I am short! Most of my family and members of my state are too. We come with our very own unique set of problems.
The first problem that all parents repeat ad lib to their short daughters is that of getting them married. That one is easy. We just develop awesome personalities, which makes tall men fall for us like tent pegs and, since love is blind, it works out pretty well for us (I caught me a 6-footer).
Buying clothes is always a heartbreaking challenge. Especially, dresses and tops that are V-necks for average-sized individuals, which become C(leavage)-necks or even N(avel)-necks for us. One can chop off a long dress from the bottom, but what can you do with the necks. So we resolutely fit our beautiful, brand-new dresses with bands of cloth to cover up, destroying the beautiful lines of the dress in the process, or just leave it in the shop with a few tears (from our eyes – I told you we develop great personalities and are not mean). Over time we learn and adapt, going for elegant boat necks and backless dresses.
When the doorbell rings, I can’t check to see who is on the other side because the peephole is too high for me. In a city where robbers are known to ring the bell during the morning and afternoon hours to do their tough jobs, this is a severe handicap. Yes, you didn’t think being short could actually be a life-threatening condition, did you?
Bar stools are a potential death trap. One is invariably dressed in tight-fitting, or, if you have good legs, extremely short, uncomfortable clothes and exorbitantly high heels – another concession to short stature – to visit the pub. To add to this when one has to maneuver one’s, not always, ungainly buttock onto a chair that is almost three-fourth of one’s height in a graceful manner, fun rapidly begins to fizzle out of the evening. If the heel slips on the thin, absolutely inadequate footrest on the stool or you miss the seat of the chair on the first hop up or if, due to your bad grasp of physics, you distribute your weight unevenly, you and – God forbid – your shape-wear drawers are liable to become the entertainment of the evening for a lot of people. This aspect usually leads to us being the designated drivers, since when you hop up you also have to hop down and you need all your faculties around for carrying out this delicate operation.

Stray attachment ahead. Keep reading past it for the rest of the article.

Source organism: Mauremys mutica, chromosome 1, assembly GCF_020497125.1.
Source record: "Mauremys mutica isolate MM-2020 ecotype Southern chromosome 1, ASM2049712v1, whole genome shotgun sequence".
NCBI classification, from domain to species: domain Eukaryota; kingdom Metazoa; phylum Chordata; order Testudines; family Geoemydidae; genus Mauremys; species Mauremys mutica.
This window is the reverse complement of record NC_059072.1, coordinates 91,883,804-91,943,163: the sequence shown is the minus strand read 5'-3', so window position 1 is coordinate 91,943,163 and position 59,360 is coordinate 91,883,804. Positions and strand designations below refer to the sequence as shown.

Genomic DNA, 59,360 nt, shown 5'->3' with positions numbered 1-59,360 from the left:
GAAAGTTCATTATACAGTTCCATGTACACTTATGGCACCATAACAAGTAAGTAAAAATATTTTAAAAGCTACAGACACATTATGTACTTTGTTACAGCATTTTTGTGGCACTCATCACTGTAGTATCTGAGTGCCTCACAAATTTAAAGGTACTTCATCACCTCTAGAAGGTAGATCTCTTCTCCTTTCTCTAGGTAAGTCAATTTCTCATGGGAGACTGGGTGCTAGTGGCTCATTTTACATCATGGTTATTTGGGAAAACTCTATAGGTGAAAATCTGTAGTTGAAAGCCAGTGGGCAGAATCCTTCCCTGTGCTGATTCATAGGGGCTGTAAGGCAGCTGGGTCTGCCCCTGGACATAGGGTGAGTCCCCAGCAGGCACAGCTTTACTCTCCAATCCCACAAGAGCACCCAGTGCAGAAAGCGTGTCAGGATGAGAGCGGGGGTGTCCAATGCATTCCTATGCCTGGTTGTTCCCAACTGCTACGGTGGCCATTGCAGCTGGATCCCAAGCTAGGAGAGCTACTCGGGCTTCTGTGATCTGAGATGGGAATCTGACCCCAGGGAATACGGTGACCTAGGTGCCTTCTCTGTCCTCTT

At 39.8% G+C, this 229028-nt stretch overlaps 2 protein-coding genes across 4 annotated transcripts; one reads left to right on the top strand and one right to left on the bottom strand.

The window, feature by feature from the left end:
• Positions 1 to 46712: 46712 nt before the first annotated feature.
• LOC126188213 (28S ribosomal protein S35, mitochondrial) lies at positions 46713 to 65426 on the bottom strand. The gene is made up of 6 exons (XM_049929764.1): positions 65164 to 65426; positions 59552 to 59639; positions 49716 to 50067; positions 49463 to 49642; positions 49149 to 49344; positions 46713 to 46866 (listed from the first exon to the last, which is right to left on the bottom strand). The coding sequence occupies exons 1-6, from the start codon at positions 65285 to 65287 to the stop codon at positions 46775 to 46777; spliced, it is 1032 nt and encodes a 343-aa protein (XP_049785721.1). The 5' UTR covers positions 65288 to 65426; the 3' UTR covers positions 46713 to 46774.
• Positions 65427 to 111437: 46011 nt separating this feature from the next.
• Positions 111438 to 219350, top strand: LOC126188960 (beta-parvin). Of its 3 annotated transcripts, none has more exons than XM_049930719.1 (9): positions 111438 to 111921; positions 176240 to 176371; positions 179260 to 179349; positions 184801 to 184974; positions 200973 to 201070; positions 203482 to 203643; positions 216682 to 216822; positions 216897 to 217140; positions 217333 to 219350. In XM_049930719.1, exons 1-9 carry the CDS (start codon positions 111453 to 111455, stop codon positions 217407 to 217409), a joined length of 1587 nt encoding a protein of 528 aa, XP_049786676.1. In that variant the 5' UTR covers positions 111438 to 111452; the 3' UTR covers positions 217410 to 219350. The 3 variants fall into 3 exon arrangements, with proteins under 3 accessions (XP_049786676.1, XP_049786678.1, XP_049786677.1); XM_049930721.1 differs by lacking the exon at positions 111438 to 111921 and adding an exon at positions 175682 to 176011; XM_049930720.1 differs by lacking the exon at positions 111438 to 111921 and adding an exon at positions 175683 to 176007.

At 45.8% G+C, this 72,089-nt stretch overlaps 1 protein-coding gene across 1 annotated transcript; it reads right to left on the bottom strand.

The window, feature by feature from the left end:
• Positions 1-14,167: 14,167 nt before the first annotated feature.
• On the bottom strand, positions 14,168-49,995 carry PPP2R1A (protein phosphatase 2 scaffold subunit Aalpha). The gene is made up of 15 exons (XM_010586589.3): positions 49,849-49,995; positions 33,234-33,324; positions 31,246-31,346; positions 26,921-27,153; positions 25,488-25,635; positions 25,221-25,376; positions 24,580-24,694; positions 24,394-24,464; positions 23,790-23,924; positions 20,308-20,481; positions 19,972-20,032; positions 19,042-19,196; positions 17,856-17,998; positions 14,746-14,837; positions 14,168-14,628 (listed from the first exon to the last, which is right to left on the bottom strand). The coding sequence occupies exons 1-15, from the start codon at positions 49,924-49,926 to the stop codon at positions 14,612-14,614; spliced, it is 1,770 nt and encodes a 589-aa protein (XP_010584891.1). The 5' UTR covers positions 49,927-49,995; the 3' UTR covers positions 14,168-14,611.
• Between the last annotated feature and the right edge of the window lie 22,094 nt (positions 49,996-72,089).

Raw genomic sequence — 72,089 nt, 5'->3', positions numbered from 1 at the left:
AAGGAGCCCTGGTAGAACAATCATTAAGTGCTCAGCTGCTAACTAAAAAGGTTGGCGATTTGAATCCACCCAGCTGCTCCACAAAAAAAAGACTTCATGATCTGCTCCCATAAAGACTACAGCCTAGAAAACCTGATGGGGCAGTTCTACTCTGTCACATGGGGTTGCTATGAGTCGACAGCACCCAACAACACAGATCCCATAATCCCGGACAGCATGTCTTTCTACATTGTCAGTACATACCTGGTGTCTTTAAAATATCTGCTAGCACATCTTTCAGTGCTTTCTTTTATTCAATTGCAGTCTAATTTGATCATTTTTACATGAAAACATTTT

Public transport in India is a widely distributed and over-zealously used commodity. When I travelled in buses in Himachal, I didn’t really figure out this bit of problem since most of us average around the same height and the buses are built around those specifications. Plus, the buses are usually so jam-packed that one really doesn’t need to be holding onto anything. Also, the winding roads mean that drivers go at a steady speed and you are braced like a sailor on a ship for the gentle to and fro swaying motion of the bus. Then I moved to South India. The average height for women here is 6-7 inches more than that in my state. Therefore, the overhead bars for the unfortunate ones who are unable to snag a seat in a bus are about 6 and a 1/2-feet off the floor. The few times I travelled home from work in a bus, I found that I could just about reach the overhead bar with my fingertips. It was a horribly precarious position, considering the tendency of the drivers to speed up between traffic lights in an effort to catch the next green one, invariably lose that battle and then screech to a halt sending you headlong into the passenger standing in front of you. As I was jostled to and fro, I also found to my eternal regret that my height brought my face at the exact level of the armpits of my fellow travellers. Summer, sudden halts and the law of physics which states that a body in motion stays in motion led to the most embarrassing and sadly depressing bus rides of my life. The only solution to this was to give up cheap bus rides as a mode of transport forever.
I have lived with my short height for long enough to get used to all of that, but imagine my frustration when I decided to paint a vertical full-page watercolor. Since I am an amateur painter and don’t paint on an easel, it became almost impossible for me to even finish the preliminary sketch work. I tried standing the work-board against a wall, tried keeping it at an angle with all the pillows in my drawing room, sat up on my knees and even tried to sketch upside down. I finished the sketch a week ago but, unlike pencil, watercolor cannot be erased so easily, and I shudder to think how I will manage to paint this ambitious project without letting the colors drip down or smearing them with my clumsy hands and elbows. Worse, I might also fall on it, as I did repeatedly while sketching it, lending a human-sized stain to my boatman and his gondola!
Well, life sure teaches you new things every other day.